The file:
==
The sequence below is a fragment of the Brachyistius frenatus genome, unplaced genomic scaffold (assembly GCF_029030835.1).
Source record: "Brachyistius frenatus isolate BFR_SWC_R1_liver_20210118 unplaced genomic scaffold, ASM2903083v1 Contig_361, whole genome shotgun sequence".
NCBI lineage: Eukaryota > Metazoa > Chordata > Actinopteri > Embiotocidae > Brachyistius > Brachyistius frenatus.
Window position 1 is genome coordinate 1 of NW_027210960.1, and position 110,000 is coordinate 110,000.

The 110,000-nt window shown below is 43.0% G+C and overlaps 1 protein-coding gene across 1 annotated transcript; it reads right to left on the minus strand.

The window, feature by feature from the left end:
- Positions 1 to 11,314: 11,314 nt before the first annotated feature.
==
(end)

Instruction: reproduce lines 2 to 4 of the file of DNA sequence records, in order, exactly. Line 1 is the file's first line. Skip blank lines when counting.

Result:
Source record: "Brachyistius frenatus isolate BFR_SWC_R1_liver_20210118 unplaced genomic scaffold, ASM2903083v1 Contig_361, whole genome shotgun sequence".
NCBI lineage: Eukaryota > Metazoa > Chordata > Actinopteri > Embiotocidae > Brachyistius > Brachyistius frenatus.
Window position 1 is genome coordinate 1 of NW_027210960.1, and position 110,000 is coordinate 110,000.